(2) ‘A certain portion of the river, rushing on with increasing speed to the Falls of Niagara, is known as “Past Redemption Point.” Once a boat has passed that spot no effort of the rowers can pull it up the stream again. The nation had passed its “redemption point.” The disastrous termination of the national life became inevitable.’

(3) ‘What a long process it was to bring the Hebrew people into a condition by which the whole world might be blessed through their instrumentality! What pruning this stock was exposed to ere Christ came of it! Evidently we are in the midst of a vast process, during which we are being fitted, as individuals and nations, for mighty destinies.’


‘Till there was no remedy.’


These words contain three facts, and each one is of the greatest importance. (1) That there was—at least, at one time—a remedy. (2) That the remedy went on, and might have been used for a very long period. (3) That there came a time when the remedy ceased.

I. All life is remedy.—The condition of things requires it. Life is one great restorative process. (1) First comes that marvellous provision which God has made for our recovery in Jesus Christ. (2) Subordinate to this great remedy of the Cross of Christ, and working with it, all providences have a curative character. (3) Every one carries within himself an antidote to himself. Conscience, till it is silenced, is a sure antidote for evil.

II. Notice the word ‘till.’—It shows how slow God is to take away the remedy. His mercy still holds back the arm of justice. But we may sin ourselves into a state, not in which there is no forgiveness, but in which there will be no thought or desire to seek for forgiveness. There is the bourn—worse than any grave—from which no man has returned. ‘There is no remedy,’ not on God’s account, but on your own; not in God’s want of will to save you, but in your own incapacity to will your own salvation.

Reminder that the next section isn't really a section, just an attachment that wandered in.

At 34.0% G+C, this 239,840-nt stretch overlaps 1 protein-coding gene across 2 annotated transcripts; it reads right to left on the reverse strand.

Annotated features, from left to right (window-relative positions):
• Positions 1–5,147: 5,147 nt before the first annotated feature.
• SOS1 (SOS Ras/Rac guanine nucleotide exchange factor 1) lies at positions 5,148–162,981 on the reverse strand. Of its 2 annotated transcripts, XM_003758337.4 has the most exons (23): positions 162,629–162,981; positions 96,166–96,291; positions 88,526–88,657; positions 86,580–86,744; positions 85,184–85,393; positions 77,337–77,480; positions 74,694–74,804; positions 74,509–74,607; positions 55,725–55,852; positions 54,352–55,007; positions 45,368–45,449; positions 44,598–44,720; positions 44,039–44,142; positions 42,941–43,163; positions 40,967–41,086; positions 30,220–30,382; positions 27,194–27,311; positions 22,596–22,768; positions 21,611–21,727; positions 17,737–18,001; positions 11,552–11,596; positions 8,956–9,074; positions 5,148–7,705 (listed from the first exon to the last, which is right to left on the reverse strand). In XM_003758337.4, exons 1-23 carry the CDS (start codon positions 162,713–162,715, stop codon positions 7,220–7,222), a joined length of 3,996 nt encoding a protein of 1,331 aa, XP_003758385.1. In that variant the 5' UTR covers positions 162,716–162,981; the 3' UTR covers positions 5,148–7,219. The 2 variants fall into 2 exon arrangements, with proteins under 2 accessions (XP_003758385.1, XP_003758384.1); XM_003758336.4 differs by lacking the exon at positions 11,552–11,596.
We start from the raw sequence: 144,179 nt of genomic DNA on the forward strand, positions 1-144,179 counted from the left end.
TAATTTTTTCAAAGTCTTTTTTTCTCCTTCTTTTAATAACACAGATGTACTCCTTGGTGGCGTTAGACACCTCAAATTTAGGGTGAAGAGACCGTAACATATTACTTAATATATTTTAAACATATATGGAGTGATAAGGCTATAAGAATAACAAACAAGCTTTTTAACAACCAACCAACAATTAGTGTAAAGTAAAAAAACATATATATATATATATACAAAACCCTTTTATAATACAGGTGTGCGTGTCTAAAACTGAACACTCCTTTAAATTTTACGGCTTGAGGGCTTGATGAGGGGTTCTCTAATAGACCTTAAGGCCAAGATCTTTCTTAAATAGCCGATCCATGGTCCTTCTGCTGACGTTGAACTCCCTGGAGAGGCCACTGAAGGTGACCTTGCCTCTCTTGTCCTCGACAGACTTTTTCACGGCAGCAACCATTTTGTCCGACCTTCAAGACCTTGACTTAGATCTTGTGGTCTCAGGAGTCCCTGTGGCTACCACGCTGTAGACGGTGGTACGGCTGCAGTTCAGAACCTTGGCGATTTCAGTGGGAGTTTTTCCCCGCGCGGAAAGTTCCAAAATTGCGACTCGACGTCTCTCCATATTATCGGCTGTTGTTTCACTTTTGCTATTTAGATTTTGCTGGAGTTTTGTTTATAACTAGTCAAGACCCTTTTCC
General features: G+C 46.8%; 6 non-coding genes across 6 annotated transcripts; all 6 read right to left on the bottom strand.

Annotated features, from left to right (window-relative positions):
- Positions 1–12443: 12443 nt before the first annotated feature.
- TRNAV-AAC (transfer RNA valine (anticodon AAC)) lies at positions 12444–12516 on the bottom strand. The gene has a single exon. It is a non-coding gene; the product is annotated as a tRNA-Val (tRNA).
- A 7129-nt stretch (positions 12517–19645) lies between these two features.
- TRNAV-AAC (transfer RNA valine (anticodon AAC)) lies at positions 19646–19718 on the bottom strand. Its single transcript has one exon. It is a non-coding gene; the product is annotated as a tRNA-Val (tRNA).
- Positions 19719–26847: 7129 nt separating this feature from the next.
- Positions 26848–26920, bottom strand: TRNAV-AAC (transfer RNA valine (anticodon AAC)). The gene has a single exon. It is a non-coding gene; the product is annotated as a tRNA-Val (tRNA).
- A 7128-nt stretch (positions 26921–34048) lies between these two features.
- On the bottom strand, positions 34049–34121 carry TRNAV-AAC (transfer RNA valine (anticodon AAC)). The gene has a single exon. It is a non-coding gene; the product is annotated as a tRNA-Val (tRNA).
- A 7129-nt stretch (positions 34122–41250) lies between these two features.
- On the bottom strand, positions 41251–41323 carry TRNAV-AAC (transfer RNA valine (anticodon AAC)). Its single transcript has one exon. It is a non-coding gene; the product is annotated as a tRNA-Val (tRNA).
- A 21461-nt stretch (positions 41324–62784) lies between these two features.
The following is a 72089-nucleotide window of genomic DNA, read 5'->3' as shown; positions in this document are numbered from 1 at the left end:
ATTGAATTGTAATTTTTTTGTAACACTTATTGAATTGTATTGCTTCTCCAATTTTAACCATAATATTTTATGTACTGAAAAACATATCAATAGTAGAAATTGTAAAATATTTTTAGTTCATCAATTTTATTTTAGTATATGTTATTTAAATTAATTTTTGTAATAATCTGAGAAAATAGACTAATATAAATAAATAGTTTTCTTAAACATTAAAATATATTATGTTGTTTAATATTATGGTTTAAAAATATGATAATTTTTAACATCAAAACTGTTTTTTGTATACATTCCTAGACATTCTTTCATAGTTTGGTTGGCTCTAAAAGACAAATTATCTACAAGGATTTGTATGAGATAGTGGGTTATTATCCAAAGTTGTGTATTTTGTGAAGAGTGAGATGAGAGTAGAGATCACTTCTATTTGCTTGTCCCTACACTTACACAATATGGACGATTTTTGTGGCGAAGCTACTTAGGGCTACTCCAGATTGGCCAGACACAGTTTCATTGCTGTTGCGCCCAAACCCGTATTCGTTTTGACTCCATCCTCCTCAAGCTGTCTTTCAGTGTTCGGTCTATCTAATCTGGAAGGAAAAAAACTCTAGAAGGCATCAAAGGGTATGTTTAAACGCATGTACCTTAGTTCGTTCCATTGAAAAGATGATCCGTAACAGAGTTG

Rev. J. Vaughan.


(1) ‘We may say of our present state as God said of the Jewish nation: “The whole head is sick, and the whole heart faint. From the sole of the foot even unto the head there is no soundness in it.” Your soul is diseased. Your condition is out of order. Therefore God has ordered everything—as a good physician would—for your recovery. “Is there no balm in Gilead; is there no physician there? Why then is not the health of the daughter of My people recovered?” Many things that are vast have to be done away with; their bad effects have to be removed, or neutralised. A taint has to be got rid of—a poison has to be eliminated out of your constitution. And to effect this, everything in God’s government is planned. It would not be too much to say that, from the cradle to the grave, every moment of life is a corrective process.’

(2) ‘But is it not an awful revelation of the depravity of man’s heart to find that, in spite of the memories of Hezekiah, Manasseh, and Josiah on the one hand, and in the very shadow of the coming eclipse on the other, the king and people still perpetrated the worst abominations of Canaan? Zedekiah hardened his heart from turning to the Lord. Moreover, all the chiefs of the priests and the people trespassed very greatly after all the abominations of the heathen. Let us magnify His grace, which makes us differ.’